Consider disability-related causes for absenteeism, truancy
Attendance-related interventions to address potential child find and free appropriate public education issues are especially important during periods of remote and hybrid learning, according to Teri Engler, an attorney at Engler Callaway Baasten & Sraga LLC in Illinois.
Engler recently presented the LRP webinar, Absenteeism and Truancy During Remote and Hybrid Learning: Addressing Child Find and FAPE Issues.
Citing case law, she discussed how hearing officers and courts addressed child find and FAPE issues arising from truancy and absenteeism.
The key takeaway, she said, is to intervene with students who are frequently absent or truant, “early and often.”
“In addition to following your state and district procedures for addressing excessive absences — through proactive attempts to engage the student and family and encourage and support attendance — look carefully into the possibility of disability-related reasons,” said Engler. She added that, depending on the situation, this might include steps such as:
- Convening the building problem-solving team to review the student’s past and present academic and functional performance and developing an informal intervention plan.
- Evaluating or reevaluating the student; o
- Convening the IEP team to develop an intervention plan or other programmatic supports, then monitoring closely to determine their effectiveness. For example, she noted that in A.W. v Middletown Area School District a failure to timely intervene contributed to a student’s continued and increasing nonattendance.
Engler recommended documenting all intervention efforts and the parents’ and student’s responses, keeping in mind that a lack of engagement or cooperation will not necessarily absolve the district of its child find or FAPE responsibilities in any given case.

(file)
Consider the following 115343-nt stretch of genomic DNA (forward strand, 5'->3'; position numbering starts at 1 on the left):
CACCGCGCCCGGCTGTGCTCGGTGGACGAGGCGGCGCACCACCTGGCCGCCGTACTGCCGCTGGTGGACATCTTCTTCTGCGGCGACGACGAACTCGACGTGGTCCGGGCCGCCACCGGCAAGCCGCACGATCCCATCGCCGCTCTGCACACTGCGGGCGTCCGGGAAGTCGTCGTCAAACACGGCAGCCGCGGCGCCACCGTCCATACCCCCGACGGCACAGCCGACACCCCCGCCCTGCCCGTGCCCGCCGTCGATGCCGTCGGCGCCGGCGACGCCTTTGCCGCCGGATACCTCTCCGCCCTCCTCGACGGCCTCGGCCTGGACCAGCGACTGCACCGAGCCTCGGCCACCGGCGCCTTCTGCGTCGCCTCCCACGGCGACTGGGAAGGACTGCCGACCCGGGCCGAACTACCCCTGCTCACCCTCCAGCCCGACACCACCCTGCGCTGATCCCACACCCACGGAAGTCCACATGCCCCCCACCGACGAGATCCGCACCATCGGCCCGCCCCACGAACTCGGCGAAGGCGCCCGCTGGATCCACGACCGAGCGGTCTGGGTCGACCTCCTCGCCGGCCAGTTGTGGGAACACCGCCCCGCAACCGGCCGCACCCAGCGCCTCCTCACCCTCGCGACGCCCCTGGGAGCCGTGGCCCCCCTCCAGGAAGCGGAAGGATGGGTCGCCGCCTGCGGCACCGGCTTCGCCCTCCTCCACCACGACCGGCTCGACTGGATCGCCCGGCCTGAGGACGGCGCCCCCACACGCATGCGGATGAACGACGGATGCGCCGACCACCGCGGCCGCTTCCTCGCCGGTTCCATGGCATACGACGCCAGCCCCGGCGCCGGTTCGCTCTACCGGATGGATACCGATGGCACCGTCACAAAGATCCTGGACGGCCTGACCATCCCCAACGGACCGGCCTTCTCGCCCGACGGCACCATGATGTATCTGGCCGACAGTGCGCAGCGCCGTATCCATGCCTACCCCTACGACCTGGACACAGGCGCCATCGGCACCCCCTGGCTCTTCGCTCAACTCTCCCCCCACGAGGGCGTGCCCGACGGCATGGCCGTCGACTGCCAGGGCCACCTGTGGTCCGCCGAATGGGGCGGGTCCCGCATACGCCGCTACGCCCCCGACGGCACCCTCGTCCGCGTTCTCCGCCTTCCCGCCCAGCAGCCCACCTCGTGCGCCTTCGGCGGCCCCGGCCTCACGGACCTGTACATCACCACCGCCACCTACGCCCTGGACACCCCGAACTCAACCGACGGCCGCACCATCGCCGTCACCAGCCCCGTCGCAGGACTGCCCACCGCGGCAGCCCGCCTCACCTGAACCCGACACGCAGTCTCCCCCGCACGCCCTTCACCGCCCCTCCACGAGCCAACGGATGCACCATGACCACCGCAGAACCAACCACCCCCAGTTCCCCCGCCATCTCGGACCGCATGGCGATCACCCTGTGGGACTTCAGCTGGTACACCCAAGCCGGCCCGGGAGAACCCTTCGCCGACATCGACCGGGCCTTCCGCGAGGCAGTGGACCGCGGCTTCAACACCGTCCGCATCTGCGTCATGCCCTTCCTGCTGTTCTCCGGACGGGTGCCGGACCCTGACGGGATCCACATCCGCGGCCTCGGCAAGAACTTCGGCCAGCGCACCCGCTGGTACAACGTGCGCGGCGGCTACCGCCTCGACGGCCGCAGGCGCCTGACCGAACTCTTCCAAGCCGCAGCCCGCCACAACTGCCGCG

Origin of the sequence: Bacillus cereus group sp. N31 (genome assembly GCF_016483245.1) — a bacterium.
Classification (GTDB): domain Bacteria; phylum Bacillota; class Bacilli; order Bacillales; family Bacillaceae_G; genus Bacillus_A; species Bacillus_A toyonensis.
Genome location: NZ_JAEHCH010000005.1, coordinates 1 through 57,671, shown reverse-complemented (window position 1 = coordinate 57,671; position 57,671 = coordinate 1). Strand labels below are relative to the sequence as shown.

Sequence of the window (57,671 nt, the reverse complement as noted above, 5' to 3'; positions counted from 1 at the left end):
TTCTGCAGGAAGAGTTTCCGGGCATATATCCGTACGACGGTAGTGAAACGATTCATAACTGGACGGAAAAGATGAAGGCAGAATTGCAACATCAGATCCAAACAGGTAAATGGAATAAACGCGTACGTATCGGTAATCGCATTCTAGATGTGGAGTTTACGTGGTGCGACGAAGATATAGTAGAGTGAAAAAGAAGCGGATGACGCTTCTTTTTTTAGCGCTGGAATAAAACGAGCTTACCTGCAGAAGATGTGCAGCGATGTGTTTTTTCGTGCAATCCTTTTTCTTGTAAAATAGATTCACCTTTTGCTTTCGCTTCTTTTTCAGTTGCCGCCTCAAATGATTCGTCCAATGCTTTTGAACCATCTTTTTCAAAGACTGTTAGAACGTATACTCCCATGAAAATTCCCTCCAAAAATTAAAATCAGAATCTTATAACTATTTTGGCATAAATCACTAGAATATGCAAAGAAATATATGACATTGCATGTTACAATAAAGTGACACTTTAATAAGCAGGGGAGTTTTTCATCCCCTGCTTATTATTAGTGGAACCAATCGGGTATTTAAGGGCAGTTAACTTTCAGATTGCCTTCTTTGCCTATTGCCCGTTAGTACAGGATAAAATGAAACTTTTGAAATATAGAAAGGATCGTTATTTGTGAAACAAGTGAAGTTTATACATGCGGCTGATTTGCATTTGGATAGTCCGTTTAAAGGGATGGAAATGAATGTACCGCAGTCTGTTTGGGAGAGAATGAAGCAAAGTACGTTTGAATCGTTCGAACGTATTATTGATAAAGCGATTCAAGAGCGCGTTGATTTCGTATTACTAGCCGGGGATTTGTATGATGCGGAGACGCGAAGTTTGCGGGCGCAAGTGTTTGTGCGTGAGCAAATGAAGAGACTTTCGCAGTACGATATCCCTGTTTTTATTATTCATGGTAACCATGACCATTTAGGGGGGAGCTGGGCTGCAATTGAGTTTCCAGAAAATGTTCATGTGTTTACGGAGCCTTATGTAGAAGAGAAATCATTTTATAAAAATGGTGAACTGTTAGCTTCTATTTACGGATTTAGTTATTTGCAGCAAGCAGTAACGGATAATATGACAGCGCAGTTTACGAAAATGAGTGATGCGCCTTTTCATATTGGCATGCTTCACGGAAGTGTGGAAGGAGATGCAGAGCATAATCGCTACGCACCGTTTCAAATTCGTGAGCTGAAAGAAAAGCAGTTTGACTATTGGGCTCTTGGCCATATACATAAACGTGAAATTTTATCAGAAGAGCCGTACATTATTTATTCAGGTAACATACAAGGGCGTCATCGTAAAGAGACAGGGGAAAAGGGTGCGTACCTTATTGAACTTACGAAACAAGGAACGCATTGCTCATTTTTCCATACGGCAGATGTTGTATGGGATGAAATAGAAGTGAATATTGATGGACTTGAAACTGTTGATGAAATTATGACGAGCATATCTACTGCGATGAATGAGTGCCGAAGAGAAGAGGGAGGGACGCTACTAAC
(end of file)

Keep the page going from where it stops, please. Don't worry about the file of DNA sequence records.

How to head off potential child find issues:
- Closely monitor student absences and hospitalizations; they may be “child find” triggers.
- Be proactive in providing interventions to students with excessive absences from, or tardiness to, school and have a schedule for monitoring the effectiveness of those interventions.
- Request the parents’ written consent to exchange information with private service providers, if any.
- Schedule a problem-solving or IEP meeting (as soon as possible) to review reports, letters, scripts, progress notes, or discharge summaries from private service providers.
- Thoroughly conduct evaluations or reevaluations — this may include proposing “atypical” evaluations.
- Consider the need to reevaluate a student sooner than the triennial reevaluation date if needs change or up-to-date data or other relevant information is needed to address a decline in or lack of progress.
For attendance issues during remote and hybrid instruction:
- Determine and address any barriers to student engagement in remote learning even if they are not disability-based.
- Convene an IEP team meeting to discuss needed supports or service delivery changes to facilitate student engagement in remote learning that complies with COVID-19 pandemic safety protocols.
- Document all efforts to address student absences and provide special education and related services.
- Consider whether compensatory education services may be warranted.
Johnny Jackson covers special education issues for LRP Publications.